Christopher: It sounds like you’ve had a genuine love of jazz. You’re describing it as kind of having to respond to the demand in terms of playing Thelonious Monk rather than Gershwin or whatever you might be instinctively wanting to play as an American aspiring composer. But, tell me a little bit about how you were thinking came out of jazz at that stage, because I know that today if someone walks up to bradleywalsh.com they’re going to see jazz for the rest of us alongside your photo. What did jazz mean to you? Then maybe you could also share what it means to you now if that’s changed.
Bradley: Jamie Aebersold is a wonderful jazz teacher in Louisville, Kentucky here. I went to his camp and he said, Jazz is the freest music you will ever play. And that’s what resonated with me. I heard that and thought, “Yeah, that’s what I’m drawn to.” Because even though I’d grown up around it and heard a lot, of course most people come, they work backwards in their musical tastes. So they start with whatever’s current and then find out who influenced them and then who influenced them. And the further you go back, you find that there really is nothing new under the sun. It’s just twists on old ideas. And what drove me to it was actually not first the sound, but the approach. So while I’ve come to love swing music and I adore the Brazilian streak in jazz and I still love jazz rock.
Bradley: It was the idea that you are not only allowed to, but expected, to personalize every moment of your playing. And that just thrilled me. I’m a kind of person that loves to make things when I’m not playing the piano, I’m in my wood shop. Nothing makes me more happy than being in the zone and creating something. And here’s a way that I can do this with music. So to this day, I still describe jazz as an approach, not a style. And that approach involves already knowing that harmony, already knowing the structure and imposing your own ideas on to the top of that. Yes, it’s possible to be free improvisation when you just play whatever comes to mind. But most of the time there’s a structure. So jazz is any kind of music where people are able to leave the moment, close their eyes and improvise.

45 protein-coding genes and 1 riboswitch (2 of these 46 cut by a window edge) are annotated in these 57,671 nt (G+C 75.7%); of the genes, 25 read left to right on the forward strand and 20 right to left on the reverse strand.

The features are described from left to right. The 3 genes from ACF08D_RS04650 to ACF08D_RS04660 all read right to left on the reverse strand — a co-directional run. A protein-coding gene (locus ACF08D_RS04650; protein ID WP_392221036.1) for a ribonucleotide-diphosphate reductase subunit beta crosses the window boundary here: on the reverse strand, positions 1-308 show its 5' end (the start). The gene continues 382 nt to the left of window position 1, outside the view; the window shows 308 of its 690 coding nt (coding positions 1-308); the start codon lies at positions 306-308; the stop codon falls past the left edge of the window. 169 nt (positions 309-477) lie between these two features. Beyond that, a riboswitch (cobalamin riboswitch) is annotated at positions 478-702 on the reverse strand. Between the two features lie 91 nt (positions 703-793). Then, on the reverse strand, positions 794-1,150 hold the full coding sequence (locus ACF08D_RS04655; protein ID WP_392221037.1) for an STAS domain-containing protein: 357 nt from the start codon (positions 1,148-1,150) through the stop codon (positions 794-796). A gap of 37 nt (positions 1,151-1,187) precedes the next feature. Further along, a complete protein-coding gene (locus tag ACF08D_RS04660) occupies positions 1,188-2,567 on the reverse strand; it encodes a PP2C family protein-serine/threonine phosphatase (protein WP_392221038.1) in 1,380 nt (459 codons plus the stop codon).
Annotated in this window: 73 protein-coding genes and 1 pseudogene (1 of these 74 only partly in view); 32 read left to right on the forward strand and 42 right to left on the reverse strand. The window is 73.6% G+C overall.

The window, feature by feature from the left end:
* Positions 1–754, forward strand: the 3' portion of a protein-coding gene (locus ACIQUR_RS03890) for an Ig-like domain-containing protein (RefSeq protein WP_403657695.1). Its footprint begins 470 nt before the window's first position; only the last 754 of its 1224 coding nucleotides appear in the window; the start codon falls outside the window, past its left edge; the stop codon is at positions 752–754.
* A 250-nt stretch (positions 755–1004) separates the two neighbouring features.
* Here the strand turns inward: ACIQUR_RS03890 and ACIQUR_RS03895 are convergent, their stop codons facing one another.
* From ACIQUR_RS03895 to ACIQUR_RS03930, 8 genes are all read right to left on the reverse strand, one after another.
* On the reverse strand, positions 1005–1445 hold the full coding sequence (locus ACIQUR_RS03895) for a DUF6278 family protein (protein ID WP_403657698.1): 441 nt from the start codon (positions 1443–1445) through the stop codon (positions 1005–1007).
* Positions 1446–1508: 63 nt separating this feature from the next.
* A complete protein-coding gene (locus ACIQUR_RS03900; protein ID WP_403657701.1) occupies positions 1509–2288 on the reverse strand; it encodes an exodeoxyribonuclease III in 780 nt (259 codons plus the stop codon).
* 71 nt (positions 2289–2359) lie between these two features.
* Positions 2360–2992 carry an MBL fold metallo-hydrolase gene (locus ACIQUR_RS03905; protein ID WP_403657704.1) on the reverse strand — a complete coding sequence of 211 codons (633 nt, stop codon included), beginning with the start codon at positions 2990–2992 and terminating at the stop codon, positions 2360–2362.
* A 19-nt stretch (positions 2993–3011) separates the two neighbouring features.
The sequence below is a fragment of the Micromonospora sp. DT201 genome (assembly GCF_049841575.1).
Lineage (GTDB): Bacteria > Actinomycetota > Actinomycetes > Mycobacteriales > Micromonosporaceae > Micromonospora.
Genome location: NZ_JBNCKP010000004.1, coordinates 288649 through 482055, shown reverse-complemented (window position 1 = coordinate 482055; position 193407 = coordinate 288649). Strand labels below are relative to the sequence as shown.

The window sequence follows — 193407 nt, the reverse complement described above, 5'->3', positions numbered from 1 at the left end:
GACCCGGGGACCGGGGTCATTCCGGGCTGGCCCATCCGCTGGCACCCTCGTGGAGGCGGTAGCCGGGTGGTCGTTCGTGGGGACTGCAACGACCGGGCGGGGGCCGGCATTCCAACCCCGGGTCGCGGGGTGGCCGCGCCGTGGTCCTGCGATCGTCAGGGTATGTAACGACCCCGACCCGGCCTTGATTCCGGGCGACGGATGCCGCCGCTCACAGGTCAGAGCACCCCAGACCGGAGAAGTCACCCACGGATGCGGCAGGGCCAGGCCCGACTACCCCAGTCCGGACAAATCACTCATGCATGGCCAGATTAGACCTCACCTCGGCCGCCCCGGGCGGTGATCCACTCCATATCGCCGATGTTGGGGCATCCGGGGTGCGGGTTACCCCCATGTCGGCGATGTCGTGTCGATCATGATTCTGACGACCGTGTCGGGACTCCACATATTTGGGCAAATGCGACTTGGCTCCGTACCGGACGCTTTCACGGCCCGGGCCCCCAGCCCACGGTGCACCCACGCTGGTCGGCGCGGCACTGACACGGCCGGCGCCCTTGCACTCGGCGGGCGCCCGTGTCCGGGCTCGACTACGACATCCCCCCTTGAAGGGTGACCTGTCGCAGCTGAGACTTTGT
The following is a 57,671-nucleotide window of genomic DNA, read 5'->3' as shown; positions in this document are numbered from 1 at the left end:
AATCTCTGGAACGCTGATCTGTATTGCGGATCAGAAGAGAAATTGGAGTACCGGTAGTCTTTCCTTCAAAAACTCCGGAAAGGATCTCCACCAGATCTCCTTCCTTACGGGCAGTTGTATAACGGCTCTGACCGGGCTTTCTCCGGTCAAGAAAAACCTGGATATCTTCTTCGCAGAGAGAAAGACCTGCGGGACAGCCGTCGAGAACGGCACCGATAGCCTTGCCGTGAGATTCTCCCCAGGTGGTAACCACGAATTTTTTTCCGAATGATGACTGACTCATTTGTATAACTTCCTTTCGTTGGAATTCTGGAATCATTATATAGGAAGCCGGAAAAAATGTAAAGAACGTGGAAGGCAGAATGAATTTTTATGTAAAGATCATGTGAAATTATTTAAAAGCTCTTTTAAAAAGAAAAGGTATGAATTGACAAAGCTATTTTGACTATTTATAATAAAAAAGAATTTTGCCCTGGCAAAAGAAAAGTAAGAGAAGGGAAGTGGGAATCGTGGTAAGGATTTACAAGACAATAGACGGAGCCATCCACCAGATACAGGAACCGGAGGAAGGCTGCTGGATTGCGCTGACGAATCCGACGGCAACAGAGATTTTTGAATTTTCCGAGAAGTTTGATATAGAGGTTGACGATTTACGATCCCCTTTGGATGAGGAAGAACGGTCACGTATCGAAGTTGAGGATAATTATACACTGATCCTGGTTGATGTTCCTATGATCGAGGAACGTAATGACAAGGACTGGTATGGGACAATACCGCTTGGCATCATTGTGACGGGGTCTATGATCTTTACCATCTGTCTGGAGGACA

Bradley: Let’s look at that. That could involve a hot band, just solo in a bluegrass band. I would say that’s jazz. It could evolve an older style if anybody would still have the guts to do it. Concerto player in a classical orchestra setting who actually does not rehearse the cadenza. The big point right before the end of the concerto where they show off. Over the years that’s been codified and people, I’ve learned it and written it down, but the original intent was that the musician made it all up and show what they could do.
Bradley: If it’s a hard rock band and the guitar players suddenly in the spotlight in his eyes are closed and he’s wailing away on a beautiful blues lick, that’s Jazz. In other words, when we talk about classical and jazz, we may as well be saying in my book, written and precise and versus deliberately vague to leave room for your own musical input. That’s how I see it.
Christopher: That’s beautiful and really valuable. I think we get so caught up in the way culturally we think about genres and classical is one genre at that means it sounds a bit like this and these are the instruments used in jazz this up the genre and it sounds like this. But I love that perspective that actually is much more about how you approach the music and how you express yourself. And maybe year versus I think that it is about, are you playing seventh chords and blues pentatonic when it comes to the solo.